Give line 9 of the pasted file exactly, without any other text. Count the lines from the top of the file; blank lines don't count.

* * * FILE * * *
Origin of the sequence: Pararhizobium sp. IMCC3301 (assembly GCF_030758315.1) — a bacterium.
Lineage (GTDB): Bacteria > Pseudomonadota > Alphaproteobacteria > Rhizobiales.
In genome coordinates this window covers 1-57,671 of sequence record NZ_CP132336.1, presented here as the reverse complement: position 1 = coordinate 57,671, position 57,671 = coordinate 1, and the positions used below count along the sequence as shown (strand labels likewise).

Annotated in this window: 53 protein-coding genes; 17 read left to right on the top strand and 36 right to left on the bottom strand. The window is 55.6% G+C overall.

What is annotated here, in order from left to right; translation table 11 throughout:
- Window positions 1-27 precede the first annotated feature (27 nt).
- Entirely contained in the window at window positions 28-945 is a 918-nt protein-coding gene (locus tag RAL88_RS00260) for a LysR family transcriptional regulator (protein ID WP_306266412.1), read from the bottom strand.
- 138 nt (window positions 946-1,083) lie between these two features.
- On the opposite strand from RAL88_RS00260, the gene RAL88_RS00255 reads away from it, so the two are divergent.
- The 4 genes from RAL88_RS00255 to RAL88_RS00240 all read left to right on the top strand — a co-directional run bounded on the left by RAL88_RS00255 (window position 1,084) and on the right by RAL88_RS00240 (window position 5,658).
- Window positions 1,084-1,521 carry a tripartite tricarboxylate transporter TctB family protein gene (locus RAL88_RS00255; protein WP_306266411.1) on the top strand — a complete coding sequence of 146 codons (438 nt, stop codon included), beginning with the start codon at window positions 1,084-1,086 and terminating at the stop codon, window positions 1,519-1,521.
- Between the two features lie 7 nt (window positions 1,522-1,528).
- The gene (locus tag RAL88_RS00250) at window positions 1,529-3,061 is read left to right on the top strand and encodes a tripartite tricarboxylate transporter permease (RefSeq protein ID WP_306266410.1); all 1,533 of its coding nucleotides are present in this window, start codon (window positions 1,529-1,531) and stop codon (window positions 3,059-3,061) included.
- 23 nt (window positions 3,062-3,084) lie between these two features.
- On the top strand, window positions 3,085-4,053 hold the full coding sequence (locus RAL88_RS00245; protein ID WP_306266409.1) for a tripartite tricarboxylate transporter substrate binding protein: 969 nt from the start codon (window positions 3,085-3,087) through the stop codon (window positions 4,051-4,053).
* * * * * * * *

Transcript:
- On the opposite strand from RAL88_RS00260, the gene RAL88_RS00255 reads away from it, so the two are divergent.